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abstract

The abstract modifier can be used with classes, methods, properties, indexers, and events.

Use the abstract modifier in a class declaration to indicate that a class is intended only to be a base class of other classes.

Abstract classes have the following features:

  • An abstract class cannot be instantiated.
  • An abstract class may contain abstract methods and accessors.
  • It is not possible to modify an abstract class with the sealed modifier, which means that the class cannot be inherited.
  • A non-abstract class derived from an abstract class must include actual implementations of all inherited abstract methods and accessors.

Use the abstract modifier in a method or property declaration to indicate that the method or property does not contain implementation.

Abstract methods have the following features:

  • An abstract method is implicitly a virtual method.
  • Abstract method declarations are only permitted in abstract classes.
  • Because an abstract method declaration provides no actual implementation, there is no method body; the method declaration simply ends with a semicolon and there are no braces ({ }) following the signature. For example:
    public abstract void MyMethod();
    
  • The implementation is provided by an overriding method, which is a member of a non-abstract class.
  • It is an error to use the static or virtual modifiers in an abstract method declaration.

Abstract properties behave like abstract methods, except for the differences in declaration and invocation syntax.

  • It is an error to use the abstract modifier on a static property.
  • An abstract inherited property can be overridden in a derived class by including a property declaration that uses the override modifier.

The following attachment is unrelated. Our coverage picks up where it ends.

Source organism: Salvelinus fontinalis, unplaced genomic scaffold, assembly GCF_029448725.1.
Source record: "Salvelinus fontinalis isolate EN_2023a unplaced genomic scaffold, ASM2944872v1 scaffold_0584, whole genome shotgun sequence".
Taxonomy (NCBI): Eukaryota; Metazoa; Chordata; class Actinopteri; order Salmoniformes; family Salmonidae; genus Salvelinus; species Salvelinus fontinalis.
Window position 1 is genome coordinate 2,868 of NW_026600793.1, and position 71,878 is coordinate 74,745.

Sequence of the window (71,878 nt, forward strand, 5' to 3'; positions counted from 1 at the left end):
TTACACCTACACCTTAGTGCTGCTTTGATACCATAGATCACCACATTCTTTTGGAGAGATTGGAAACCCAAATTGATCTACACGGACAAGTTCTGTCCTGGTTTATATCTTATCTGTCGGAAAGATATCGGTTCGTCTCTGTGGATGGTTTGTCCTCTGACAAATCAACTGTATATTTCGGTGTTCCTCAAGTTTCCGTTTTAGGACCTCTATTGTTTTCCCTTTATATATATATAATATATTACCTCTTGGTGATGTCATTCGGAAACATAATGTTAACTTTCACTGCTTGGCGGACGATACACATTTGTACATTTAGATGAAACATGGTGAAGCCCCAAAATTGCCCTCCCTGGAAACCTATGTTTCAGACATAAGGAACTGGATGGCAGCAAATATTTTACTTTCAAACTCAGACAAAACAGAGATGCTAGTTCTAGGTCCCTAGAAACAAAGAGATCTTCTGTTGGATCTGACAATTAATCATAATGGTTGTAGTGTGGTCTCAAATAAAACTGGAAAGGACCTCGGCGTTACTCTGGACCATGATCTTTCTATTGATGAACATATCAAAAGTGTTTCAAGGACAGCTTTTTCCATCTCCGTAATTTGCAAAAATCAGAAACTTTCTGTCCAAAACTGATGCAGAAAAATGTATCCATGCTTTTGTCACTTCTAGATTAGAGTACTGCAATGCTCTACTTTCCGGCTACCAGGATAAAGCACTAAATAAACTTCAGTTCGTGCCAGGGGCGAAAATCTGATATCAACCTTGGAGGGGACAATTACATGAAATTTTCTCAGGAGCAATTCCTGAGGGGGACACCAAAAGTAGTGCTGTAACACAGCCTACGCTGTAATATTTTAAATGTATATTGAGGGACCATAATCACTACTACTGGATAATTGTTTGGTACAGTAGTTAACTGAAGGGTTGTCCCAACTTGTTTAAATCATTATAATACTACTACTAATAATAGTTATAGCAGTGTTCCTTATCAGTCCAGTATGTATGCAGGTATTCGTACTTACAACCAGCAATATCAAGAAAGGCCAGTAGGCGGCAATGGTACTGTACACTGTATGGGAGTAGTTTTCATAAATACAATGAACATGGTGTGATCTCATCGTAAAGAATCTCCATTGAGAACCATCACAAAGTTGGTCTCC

An abstract class must provide implementation for all interface members.

An abstract class that implements an interface might map the interface methods onto abstract methods. For example:

interface I 
{
   void M();
}
abstract class C: I 
{
   public abstract void M();
}

For more information, see 10.1.1.1 Abstract classes and 10.5.6 Abstract methods.

Example

In this example, the class MyDerivedC is derived from an abstract class MyBaseC. The abstract class contains an abstract method, MyMethod(), and two abstract properties, GetX() and GetY().

// abstract_keyword.cs
// Abstract Classes
using System;
abstract class MyBaseC   // Abstract class
{
   protected int x = 100; 
   protected int y = 150;
   public abstract void MyMethod();   // Abstract method

   public abstract int GetX   // Abstract property
   {
      get;
   }

   public abstract int GetY   // Abstract property
   {
      get;
   }
}

class MyDerivedC: MyBaseC
{
   public override void MyMethod() 
   {
      x++;
      y++;   
   }   

   public override int GetX   // overriding property
   {
      get 
      {
         return x+10;
      }
   }

   public override int GetY   // overriding property
   {
      get
      {
         return y+10;
      }
   }

   public static void Main() 
   {
      MyDerivedC mC = new MyDerivedC();
      mC.MyMethod();
      Console.WriteLine("x = {0}, y = {1}", mC.GetX, mC.GetY);    
   }
}

Output

x = 111, y = 161

In the preceding example, if you attempt to instantiate the abstract class by using a statement like this:

MyBaseC mC1 = new MyBaseC();   // Error

you will get the following error message:

Cannot create an instance of the abstract class 'MyBaseC'.

See Also

virtual | override | C# Keywords | Modifiers | 10.1.1.1 Abstract classes | 10.5.6 Abstract methods | 10.6.3 Virtual, sealed, override, and abstract accessors

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